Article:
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What an interesting little book about swimming! I used to love to swim as a child and reading her novel reminded me of all the lovely and quirky things about it.
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I love this author. She has a very unusual writing style. In this one, which may be somewhat autobiographical, the main character is experiencing dementia. And the narrators are third parties, including the daughter of the main character. It's very short. And beautifully written. And I appreciate the fact that it's told in an unusual manner.
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5 Stars

I am grateful to Knopf Doubleday Publishing Group for sending me an advanced copy of this book for review.

Tears were shed during the reading of this book.

Julie Otsuka is proving to be a consistently powerful author. This story was amazing, form the setup to the structure. This story was told in a very unique combination of normal linear prose, poetry, and some more experimental styles. The story of the pool and it's parallels to life in general is beautifully realized and proves to be one of the more interesting ways to introduce characters that I've ever read. The following story is emotional and heartbreaking, and is told in such an artful way that the impact is even greater.

This is a story of a single life, and the history of many people at the same time. It speaks about love, loss, family, and belonging. It elaborates on the different relationships people have with each other and the different ways these feelings manifest. This is a slow and quiet story about memory and connection, and the love between a mother and daughter. It was all so beautiful, and all fit onto so few pages.

I recommend this to readers of historical fiction and cultural stories.
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I started reading this without even skimming through the book's description. I have read Julie Otsuka's novels before and I am a fan, so I trusted her. At first, I thought it was going to be about the swimming pool and its swimmers. I enjoyed that part quite a bit. Then the story took a turn to focus on Alice, one of the swimmers, and her daughter. It was beautiful and heartbreaking, and quite honestly, completely unexpected that it hurt.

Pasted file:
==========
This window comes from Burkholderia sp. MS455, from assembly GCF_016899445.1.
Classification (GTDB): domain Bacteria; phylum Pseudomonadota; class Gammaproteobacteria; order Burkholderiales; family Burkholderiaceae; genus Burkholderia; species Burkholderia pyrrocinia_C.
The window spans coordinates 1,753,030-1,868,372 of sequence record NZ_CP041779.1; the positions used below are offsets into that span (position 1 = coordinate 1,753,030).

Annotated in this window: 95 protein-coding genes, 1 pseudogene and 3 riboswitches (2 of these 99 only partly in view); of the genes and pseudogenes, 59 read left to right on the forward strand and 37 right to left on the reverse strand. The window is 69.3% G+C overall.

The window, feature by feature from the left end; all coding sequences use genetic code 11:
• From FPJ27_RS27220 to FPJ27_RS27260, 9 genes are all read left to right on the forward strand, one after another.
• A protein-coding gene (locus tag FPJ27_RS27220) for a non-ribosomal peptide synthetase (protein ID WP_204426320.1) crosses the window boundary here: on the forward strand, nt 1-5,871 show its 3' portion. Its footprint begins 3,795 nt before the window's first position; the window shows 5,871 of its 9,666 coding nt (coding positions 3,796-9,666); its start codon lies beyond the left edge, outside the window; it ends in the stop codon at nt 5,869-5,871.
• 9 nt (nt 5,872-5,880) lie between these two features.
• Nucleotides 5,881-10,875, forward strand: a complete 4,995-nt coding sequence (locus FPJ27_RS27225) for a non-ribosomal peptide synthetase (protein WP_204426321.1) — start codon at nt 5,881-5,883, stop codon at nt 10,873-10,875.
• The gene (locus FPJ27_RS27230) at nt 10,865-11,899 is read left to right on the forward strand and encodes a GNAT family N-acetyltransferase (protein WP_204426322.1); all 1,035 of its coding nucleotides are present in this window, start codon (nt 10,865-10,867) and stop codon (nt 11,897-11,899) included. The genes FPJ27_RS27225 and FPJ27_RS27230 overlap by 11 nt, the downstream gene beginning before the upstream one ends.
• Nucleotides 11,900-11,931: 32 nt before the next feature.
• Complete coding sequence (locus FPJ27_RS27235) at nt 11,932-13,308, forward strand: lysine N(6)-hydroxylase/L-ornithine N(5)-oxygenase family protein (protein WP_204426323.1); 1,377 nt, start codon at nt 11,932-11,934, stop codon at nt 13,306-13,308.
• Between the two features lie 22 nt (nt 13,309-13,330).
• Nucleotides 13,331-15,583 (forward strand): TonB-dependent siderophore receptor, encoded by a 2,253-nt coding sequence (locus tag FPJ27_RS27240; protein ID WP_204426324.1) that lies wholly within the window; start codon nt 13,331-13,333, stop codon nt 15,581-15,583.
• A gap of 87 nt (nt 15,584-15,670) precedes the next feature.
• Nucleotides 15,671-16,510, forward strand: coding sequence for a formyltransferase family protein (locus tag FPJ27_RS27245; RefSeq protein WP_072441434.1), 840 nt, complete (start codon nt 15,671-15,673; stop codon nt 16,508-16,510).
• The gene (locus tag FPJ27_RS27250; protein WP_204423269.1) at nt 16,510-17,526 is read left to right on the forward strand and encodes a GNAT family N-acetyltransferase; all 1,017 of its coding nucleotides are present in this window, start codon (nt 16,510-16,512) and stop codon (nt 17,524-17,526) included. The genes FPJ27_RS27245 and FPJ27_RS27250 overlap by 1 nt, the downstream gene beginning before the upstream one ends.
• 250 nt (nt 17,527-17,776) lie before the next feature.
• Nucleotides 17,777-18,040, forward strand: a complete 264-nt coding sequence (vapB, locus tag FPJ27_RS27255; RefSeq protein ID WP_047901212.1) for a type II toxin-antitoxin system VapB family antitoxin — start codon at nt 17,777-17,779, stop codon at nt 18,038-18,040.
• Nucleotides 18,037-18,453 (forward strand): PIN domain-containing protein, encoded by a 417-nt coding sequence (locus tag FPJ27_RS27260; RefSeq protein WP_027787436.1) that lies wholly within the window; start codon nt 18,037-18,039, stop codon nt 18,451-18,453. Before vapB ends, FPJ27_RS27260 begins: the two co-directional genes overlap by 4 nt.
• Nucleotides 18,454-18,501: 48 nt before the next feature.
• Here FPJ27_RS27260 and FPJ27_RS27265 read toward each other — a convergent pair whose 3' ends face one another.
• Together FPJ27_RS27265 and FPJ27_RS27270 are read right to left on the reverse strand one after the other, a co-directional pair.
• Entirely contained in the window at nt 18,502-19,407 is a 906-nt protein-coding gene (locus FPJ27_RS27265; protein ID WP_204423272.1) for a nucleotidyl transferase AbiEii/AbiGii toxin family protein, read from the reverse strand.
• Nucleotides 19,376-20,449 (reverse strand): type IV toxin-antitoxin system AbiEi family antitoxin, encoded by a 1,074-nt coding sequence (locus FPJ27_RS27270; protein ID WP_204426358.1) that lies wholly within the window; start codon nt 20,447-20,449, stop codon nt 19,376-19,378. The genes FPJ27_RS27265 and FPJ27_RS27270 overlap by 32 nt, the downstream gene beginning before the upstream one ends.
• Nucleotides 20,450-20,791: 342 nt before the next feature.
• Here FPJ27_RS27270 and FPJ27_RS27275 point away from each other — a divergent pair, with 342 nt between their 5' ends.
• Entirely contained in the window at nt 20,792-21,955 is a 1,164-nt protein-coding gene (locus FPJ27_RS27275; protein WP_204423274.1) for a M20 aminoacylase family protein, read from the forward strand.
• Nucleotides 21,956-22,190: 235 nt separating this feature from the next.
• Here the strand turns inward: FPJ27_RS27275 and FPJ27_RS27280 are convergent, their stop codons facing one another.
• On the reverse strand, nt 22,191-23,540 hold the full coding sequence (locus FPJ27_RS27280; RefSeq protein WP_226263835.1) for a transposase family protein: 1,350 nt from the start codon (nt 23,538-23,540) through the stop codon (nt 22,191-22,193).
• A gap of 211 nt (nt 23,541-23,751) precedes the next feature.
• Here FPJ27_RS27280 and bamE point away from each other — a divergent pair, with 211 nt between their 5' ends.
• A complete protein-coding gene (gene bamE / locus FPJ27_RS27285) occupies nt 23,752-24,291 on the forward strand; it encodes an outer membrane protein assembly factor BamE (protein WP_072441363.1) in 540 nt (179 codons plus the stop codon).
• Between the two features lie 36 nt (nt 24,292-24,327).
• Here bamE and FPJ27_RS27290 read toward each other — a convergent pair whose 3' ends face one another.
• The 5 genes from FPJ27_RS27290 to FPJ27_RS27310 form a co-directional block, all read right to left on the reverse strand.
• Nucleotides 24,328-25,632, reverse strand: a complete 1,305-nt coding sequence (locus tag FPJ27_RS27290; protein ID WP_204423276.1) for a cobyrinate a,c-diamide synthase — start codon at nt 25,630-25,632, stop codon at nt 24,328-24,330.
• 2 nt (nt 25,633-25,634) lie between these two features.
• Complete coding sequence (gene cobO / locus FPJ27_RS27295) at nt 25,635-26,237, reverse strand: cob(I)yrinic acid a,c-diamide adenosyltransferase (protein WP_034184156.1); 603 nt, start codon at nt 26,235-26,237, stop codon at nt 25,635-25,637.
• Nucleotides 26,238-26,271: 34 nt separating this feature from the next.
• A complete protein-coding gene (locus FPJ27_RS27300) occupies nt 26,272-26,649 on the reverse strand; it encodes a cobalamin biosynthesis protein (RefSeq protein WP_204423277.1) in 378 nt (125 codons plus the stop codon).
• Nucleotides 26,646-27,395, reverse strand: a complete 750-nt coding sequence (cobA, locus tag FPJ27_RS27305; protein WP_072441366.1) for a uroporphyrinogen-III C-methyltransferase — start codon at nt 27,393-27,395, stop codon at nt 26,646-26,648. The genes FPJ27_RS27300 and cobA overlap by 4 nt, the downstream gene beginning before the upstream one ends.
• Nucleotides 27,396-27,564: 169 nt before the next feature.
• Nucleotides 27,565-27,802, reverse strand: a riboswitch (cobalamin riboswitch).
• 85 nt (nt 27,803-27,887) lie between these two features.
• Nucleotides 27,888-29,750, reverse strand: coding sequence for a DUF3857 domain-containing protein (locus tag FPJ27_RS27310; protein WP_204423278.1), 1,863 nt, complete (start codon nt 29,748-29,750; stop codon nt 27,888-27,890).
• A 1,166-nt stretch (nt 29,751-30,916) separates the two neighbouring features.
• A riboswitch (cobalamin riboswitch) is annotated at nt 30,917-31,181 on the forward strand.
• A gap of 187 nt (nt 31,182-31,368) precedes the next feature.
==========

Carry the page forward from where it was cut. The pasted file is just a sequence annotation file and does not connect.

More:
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Like Julie Otsuka's previous books - her 2002 debut novel, When the Emperor was Divine, which dealt with Japanese American internment during World War II, and her second novel, The Buddha in the Attic (2011), about Japanese picture brides, The Swimmers is bound to be an instant classic. It's important to note, however, that this novel definitely differs from her previous efforts. It is a more personal and intimate story, which should be obvious even in the fact that the characters are named and have very specific histories. Still, this has the same unique storytelling flair that characterizes Otsuka's other memorable novels.
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This book is a tiny love letter to those lap swimmers in the local YMCA or public pool. As a lap swimmer myself, reading this book is like a chlorinated hug for those of us who love the daily ritual of diving in and following the pool lines back and forth. The Swimmers is poetic, engrossing, and just about perfect. My favorite read this fall.
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I actually really like this book about a mother and daughter relationship.  This book starts with a mother who consoles  herself with swimming.  When her displacement activity is taken from her, she focuses on her relationships.  I really enjoyed the story.